Providers, Interim Partners, who polled 500 interim executives, found that there is a fear that Scottish independence would burden businesses with extra costs and lead to uncertainty and a fall in business investment.
The findings come in the wake of poll results suggesting a significant shift towards a vote for independence.
Adam Kyriacou, Partner at Interim Partners, said: “There is a lot of concern in the business community that a ‘yes’ vote in the referendum would lead to greater costs and few benefits either side of the border. The interim executives we talk to see plenty of downside risk from independence without much on the upside.”
Interim Partners points out that major businesses within sectors in which Scotland has traditionally been very strong – financial services and oil and gas – have publicly expressed concern about the risks to independence from the union, including:
- Standard Life has said that it would consider moving parts of its business elsewhere in the UK.
- Lloyds has raised concerns about the potential impact of independence on compliance costs and its tax position.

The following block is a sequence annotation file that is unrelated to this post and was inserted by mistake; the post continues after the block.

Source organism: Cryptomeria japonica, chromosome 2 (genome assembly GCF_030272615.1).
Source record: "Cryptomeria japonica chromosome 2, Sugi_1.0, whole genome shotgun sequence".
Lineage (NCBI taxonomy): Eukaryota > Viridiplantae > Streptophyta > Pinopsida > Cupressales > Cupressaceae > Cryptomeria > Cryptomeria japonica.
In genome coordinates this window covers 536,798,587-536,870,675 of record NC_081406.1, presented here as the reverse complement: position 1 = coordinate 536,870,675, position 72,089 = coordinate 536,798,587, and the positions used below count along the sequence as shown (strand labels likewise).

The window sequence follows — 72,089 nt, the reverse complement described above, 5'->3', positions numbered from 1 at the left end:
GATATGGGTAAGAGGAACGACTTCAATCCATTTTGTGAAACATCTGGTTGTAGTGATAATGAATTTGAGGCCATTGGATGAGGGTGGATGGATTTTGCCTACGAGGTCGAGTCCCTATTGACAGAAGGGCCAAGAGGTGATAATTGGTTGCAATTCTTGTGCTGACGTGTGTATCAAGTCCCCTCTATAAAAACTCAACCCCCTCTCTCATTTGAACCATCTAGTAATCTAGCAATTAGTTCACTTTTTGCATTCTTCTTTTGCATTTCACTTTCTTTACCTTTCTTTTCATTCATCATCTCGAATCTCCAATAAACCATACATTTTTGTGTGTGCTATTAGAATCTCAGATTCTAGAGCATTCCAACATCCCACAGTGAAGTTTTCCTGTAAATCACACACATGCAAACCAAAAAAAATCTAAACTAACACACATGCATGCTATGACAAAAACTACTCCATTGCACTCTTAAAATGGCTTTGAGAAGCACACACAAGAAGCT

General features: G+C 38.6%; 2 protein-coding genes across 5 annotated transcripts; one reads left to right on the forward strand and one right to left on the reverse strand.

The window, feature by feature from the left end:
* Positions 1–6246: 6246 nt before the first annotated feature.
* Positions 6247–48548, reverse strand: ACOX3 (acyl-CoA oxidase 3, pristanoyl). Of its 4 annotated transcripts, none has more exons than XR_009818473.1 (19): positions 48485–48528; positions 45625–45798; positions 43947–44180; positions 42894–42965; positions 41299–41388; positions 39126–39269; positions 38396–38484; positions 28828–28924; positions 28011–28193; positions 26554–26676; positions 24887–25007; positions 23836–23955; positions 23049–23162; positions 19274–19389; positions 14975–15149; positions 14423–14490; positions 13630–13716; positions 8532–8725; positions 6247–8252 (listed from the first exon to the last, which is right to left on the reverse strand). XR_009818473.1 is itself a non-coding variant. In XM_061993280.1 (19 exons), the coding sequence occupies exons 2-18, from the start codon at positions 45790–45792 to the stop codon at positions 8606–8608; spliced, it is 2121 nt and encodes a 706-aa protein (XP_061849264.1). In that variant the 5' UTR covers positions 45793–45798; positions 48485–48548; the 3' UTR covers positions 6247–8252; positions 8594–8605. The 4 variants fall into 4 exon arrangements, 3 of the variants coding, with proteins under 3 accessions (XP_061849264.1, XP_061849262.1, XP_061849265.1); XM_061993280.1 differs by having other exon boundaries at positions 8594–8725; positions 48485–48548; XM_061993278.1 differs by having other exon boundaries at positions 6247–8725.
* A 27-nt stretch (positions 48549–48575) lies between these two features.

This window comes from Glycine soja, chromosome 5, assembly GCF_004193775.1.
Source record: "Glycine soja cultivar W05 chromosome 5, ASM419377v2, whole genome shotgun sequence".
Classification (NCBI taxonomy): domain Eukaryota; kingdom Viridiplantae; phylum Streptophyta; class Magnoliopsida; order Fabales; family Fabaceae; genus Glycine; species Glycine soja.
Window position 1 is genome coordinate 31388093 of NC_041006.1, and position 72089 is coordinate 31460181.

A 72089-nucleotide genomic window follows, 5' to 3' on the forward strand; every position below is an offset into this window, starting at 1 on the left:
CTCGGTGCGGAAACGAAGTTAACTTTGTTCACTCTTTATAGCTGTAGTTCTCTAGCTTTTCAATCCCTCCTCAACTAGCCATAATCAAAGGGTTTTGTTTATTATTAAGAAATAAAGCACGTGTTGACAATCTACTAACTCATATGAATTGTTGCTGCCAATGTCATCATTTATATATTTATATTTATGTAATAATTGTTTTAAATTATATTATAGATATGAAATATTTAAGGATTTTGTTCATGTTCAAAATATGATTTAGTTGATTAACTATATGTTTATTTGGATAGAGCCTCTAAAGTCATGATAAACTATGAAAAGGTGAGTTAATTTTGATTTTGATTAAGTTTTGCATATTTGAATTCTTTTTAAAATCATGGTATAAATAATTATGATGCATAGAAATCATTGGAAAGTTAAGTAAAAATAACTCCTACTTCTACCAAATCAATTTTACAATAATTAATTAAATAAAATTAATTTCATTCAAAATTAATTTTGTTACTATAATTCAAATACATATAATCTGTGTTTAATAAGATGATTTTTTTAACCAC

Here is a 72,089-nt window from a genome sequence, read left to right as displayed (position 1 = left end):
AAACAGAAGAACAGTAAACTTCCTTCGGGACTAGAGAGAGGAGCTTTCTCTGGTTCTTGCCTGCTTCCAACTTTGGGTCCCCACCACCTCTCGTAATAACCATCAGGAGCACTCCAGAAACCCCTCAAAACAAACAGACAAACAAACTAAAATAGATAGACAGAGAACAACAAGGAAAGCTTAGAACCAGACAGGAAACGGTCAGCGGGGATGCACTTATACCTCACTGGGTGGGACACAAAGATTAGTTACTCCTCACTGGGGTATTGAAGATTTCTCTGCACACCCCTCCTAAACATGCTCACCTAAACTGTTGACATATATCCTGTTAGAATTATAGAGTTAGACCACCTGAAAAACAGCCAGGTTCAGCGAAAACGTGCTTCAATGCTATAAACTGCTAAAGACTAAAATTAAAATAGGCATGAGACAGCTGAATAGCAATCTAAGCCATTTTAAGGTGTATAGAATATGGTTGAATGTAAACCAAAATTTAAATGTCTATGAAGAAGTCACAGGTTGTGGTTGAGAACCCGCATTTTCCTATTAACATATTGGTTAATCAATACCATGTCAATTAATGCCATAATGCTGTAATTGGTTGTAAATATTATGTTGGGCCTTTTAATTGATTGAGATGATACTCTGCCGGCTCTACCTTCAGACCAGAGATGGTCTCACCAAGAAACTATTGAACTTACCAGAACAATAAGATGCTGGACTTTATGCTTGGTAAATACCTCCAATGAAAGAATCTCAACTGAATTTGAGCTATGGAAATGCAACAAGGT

- Alliance Trust has begun to set up companies registered in England in anticipation of Scottish Independence to ensure it can provide continuity of service to its customers.
- BP’s boss Bob Dudley has voiced concerns over the impact of independence.
- Shell’s CEO has called for Scotland to remain in the UK for continuity and stability.
Freelancer trade group, the PCG, has already called for clarification about an economic plans for an independence citing that there are 'over 150,000 freelancers and almost 300,000 self-employed people operating in Scotland who need to know the consequences of independence'. (See: Call for clarity on economic plan for Independent Scotland - Feb 14, Shout99)
If you wish to comment on this article, please log in and use the Reply button below. Registering is free and easy - see 'Join Shout99'.
Susie Hughes © Shout99 2014